View Co-Host Sunny Hostin: I’m in Delaney’s Camp

FRIENDSHIP HEIGHTS, MD – Last night at the first Democratic primary debate, John Delaney highlighted the need for a universal health care system that preserves private insurance options, unlike the current Medicare-for-All bill in the Senate. On “The View” this morning, co-host Sunny Hostin agreed, saying “I think I’m in Delaney’s camp which is, if you enjoy your private insurance and you can afford it and you like it, why can’t you keep that? But those that can’t afford it, why can’t then those people have Medicare?  Why can’t you have both options? If it isn’t broken, then leave it alone, don’t fix that, but fix the broken parts.”

The clip can be viewed online here.

At last night’s debate, Delaney highlighted his universal health care plan, BetterCare, which gives all Americans health insurance as a basic human right but preserves private options. Delaney’s answer is transcribed below and can be viewed online here.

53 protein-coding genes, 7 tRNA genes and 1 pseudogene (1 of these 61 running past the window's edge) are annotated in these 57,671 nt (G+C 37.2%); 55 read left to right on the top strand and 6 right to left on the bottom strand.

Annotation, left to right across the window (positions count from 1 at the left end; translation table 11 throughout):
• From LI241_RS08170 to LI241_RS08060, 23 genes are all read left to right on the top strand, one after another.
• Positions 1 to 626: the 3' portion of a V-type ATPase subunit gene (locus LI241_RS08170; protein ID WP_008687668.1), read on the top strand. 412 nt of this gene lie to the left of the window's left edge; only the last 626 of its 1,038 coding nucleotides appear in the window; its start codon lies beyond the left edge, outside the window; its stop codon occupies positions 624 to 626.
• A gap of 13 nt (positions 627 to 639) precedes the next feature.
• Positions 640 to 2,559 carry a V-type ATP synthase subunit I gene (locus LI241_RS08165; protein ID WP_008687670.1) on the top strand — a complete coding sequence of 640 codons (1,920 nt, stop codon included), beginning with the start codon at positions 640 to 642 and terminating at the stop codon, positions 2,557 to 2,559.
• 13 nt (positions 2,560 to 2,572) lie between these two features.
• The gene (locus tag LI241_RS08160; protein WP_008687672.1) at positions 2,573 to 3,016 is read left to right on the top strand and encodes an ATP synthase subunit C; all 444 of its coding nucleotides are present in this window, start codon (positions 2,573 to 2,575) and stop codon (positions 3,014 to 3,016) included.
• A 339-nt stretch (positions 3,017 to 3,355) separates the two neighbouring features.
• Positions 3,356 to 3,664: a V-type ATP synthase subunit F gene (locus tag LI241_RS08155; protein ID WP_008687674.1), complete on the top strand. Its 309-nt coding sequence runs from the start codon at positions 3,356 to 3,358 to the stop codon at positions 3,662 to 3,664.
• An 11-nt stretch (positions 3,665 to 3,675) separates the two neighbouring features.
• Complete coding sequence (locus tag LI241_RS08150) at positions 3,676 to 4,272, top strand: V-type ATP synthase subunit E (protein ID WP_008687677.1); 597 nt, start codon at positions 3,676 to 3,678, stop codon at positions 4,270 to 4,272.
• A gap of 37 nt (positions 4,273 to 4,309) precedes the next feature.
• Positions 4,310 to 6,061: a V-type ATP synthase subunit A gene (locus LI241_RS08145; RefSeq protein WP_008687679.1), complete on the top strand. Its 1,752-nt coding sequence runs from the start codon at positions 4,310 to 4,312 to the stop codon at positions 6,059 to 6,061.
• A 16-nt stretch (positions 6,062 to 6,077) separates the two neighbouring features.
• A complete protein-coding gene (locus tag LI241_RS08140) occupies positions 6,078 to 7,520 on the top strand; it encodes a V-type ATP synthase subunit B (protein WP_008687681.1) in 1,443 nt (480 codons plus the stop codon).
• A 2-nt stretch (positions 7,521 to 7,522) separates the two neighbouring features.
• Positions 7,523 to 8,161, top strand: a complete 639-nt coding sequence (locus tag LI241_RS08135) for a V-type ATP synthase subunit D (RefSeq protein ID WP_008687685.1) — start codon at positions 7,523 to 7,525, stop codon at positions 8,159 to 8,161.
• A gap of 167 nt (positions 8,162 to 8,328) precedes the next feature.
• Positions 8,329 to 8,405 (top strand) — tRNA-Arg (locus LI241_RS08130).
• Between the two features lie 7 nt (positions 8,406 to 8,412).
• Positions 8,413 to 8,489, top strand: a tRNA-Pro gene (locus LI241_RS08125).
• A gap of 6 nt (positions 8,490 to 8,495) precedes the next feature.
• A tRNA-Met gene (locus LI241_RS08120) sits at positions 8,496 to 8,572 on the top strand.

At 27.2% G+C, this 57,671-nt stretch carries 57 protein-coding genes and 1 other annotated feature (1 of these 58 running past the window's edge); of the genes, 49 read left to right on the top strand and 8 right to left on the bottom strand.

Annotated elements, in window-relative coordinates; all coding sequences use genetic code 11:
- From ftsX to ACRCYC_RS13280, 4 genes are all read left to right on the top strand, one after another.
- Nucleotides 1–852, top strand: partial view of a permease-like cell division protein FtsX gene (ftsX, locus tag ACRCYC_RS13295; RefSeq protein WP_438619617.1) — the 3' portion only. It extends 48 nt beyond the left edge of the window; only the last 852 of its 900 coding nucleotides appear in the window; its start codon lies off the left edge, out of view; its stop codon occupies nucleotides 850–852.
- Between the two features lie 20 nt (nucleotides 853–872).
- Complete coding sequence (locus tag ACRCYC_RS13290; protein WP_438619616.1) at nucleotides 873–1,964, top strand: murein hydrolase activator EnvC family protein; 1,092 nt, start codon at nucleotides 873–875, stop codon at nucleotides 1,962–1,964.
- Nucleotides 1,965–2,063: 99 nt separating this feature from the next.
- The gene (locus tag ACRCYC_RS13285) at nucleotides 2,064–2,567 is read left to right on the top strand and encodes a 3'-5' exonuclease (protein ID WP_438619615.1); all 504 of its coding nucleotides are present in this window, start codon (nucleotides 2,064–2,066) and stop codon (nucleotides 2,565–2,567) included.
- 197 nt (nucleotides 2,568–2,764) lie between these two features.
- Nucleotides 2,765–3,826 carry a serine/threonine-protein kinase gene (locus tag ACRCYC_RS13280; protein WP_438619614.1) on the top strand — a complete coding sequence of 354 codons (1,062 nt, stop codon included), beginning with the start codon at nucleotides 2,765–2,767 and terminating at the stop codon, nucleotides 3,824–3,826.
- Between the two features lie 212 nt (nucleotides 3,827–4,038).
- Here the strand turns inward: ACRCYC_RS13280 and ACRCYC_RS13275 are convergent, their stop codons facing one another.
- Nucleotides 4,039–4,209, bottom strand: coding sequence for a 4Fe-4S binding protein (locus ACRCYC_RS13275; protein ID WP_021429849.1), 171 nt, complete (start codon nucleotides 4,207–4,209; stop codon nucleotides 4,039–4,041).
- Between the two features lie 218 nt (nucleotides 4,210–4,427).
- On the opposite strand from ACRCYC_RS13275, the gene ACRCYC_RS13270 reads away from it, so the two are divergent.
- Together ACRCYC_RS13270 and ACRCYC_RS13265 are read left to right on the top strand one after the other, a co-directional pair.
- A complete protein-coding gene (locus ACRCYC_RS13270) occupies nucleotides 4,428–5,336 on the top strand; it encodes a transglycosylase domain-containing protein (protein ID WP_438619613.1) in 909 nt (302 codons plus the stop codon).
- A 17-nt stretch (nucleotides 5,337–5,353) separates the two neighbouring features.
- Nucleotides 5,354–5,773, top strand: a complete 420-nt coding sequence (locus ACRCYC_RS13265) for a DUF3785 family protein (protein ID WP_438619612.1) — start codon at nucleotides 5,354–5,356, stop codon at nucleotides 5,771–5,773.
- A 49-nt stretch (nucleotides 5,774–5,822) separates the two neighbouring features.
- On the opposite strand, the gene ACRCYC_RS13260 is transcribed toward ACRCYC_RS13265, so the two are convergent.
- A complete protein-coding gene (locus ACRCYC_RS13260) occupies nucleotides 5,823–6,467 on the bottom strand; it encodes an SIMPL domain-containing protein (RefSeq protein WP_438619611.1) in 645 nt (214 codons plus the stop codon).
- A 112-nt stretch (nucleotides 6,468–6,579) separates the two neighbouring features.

“… 100 million Americans say they like their private health insurance, by the way. It should be noted that 100 million Americans — I mean, I think we should be the party that keeps what’s working and fixes what’s broken

“I think we should be the party that keeps what’s working and fixes what’s broken. I mean doesn’t that make sense? We should give everyone in this country health care as a basic human right for free. Full stop. But we should also give them the option to buy private insurance. Why do we have to stand for taking away something from people? 

“Also its bad policy. If you go to every hospital in this country and you ask them one question, which is how would it have been for you last year if every one of your bills were paid at the Medicare rate? Every single hospital administrator said they would close. And the Medicare for All bill requires payments to stay at current Medicare rates.

“So to some extent we’re basically supporting a bill that will have every hospital closed. I mean my dad was a union electrician, right, I actually grew up in a working-class family, he loved the health care that the IBEW gave him and I just always think about my dad and anything I would do from a policy perspective he’d look at me and he’d say good job John for getting healthcare for every American, but why are you taking my healthcare away.”